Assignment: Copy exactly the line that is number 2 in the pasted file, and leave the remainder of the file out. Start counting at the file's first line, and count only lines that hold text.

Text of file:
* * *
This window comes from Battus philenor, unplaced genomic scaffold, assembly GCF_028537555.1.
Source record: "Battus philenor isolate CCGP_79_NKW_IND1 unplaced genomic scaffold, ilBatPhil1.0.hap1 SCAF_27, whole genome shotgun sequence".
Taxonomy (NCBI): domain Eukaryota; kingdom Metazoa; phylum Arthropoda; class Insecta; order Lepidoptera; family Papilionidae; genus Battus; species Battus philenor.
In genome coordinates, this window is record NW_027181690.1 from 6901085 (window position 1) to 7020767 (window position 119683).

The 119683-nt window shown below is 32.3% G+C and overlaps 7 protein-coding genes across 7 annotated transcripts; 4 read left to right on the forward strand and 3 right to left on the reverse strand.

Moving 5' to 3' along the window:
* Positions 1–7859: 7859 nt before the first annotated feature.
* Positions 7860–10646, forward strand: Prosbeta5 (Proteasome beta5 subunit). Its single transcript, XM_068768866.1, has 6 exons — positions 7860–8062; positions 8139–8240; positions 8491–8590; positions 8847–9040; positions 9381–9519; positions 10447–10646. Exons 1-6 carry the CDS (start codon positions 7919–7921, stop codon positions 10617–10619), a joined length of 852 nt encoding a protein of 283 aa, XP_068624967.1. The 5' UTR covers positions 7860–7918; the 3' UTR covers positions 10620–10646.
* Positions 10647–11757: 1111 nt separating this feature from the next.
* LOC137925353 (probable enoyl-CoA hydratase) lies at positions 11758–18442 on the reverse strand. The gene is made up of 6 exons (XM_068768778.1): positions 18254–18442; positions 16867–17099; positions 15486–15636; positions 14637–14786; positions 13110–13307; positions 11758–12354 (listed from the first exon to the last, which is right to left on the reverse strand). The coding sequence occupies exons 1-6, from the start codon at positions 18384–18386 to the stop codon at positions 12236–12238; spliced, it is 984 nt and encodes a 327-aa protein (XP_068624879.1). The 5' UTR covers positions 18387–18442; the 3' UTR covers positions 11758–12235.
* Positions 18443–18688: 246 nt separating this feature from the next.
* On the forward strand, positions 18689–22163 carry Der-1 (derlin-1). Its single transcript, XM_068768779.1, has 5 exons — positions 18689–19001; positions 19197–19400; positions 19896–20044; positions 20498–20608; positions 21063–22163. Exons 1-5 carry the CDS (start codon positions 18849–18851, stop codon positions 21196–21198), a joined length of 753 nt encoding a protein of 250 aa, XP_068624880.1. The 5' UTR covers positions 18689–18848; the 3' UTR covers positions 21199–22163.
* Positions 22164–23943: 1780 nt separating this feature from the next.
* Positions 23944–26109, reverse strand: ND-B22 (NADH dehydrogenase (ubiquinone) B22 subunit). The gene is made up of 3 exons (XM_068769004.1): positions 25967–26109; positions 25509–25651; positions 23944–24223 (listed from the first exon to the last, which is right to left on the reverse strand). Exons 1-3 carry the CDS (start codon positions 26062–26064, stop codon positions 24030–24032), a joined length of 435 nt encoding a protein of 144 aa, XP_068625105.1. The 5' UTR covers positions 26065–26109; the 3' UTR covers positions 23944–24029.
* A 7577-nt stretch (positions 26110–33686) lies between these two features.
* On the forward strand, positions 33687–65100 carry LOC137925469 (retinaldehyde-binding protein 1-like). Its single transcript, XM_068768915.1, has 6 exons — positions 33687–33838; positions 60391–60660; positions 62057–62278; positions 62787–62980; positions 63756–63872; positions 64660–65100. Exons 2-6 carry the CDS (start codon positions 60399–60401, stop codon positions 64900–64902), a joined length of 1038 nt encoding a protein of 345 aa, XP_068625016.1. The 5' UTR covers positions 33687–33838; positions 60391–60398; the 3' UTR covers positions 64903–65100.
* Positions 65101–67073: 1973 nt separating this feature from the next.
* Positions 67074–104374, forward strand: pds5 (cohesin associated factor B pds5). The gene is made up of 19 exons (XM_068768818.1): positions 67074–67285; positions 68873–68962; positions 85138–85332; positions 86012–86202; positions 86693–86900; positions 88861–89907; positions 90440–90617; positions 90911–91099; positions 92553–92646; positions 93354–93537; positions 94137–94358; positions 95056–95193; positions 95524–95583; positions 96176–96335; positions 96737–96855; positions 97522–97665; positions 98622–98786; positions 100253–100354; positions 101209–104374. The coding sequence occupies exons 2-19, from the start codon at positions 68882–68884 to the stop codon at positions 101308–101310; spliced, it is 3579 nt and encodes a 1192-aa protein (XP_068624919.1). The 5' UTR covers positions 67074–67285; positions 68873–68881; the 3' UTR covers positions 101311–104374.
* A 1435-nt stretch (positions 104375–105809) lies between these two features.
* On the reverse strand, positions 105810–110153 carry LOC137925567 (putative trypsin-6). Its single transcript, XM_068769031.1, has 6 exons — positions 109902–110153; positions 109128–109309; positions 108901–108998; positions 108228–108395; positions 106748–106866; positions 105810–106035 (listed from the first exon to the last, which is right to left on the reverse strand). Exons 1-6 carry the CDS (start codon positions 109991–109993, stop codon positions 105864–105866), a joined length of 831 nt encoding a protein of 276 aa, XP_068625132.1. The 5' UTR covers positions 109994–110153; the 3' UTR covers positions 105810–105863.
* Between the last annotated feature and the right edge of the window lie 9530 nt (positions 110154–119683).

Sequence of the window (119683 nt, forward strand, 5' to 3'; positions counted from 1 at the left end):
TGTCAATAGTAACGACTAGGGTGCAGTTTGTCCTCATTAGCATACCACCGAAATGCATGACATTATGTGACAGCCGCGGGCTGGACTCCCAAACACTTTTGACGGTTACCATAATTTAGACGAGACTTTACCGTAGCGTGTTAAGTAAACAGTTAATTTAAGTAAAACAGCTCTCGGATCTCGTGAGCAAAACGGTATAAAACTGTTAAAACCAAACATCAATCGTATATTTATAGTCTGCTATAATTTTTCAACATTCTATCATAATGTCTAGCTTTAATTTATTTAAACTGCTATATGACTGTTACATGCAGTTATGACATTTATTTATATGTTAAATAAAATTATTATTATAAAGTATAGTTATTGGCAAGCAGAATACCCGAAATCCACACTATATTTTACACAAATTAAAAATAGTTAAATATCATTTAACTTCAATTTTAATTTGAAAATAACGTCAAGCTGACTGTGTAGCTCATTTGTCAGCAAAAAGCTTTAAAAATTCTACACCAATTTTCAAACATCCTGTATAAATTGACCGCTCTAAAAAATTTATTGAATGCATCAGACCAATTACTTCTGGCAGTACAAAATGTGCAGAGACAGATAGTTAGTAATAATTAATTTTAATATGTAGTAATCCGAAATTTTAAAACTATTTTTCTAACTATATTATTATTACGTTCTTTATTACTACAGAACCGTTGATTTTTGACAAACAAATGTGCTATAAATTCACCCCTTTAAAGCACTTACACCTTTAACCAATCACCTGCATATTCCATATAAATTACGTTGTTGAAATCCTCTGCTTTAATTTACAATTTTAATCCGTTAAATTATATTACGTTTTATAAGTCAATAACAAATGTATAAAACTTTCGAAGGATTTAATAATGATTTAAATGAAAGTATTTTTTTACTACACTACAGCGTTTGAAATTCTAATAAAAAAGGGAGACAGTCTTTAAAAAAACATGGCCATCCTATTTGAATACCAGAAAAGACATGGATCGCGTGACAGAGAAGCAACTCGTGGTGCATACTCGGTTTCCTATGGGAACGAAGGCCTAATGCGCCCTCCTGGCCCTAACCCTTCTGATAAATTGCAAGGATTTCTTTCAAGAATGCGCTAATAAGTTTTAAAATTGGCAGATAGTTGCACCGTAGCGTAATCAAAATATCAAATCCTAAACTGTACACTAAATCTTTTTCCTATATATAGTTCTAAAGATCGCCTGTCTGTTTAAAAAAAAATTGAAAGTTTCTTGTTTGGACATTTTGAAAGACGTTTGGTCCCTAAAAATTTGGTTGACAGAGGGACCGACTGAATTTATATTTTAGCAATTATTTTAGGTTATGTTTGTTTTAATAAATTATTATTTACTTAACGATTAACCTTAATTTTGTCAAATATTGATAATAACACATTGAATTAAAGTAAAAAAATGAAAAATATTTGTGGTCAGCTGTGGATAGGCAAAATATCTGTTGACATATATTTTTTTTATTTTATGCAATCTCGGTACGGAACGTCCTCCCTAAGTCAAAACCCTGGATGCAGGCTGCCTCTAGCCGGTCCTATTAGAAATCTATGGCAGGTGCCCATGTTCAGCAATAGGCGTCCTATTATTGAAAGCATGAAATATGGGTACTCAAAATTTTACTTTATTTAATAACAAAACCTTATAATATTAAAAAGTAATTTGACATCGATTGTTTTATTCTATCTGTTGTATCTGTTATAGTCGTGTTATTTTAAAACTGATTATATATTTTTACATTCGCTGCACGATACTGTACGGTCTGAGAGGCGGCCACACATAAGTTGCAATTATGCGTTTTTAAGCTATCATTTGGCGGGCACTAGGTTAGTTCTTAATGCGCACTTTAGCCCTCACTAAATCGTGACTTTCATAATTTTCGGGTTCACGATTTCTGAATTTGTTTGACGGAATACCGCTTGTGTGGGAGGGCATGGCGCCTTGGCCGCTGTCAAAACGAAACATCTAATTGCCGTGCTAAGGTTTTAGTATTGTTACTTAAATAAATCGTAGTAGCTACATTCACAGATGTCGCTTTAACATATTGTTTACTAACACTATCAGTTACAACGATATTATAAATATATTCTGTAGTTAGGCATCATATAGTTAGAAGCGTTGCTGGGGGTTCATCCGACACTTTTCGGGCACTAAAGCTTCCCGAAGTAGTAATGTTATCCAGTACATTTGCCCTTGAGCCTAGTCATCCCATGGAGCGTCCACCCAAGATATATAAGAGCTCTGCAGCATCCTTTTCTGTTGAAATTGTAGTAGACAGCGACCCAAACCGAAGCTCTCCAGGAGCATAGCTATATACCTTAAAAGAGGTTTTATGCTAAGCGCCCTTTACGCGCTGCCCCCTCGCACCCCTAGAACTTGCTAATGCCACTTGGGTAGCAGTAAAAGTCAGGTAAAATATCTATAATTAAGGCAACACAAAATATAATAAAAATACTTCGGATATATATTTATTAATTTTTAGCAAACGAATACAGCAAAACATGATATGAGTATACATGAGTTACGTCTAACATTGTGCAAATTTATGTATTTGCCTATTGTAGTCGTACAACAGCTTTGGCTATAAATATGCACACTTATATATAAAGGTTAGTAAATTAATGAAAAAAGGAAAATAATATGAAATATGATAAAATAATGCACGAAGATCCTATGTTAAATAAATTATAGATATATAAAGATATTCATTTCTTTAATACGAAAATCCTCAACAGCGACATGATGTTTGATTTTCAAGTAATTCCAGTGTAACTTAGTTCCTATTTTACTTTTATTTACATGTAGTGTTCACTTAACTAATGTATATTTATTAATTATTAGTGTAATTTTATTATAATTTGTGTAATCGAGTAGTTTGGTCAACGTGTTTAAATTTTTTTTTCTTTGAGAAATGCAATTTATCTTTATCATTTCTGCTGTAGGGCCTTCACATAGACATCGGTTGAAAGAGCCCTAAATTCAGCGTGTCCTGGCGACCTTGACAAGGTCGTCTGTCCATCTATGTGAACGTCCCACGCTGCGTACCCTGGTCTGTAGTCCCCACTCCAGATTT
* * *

Source record: "Battus philenor isolate CCGP_79_NKW_IND1 unplaced genomic scaffold, ilBatPhil1.0.hap1 SCAF_27, whole genome shotgun sequence".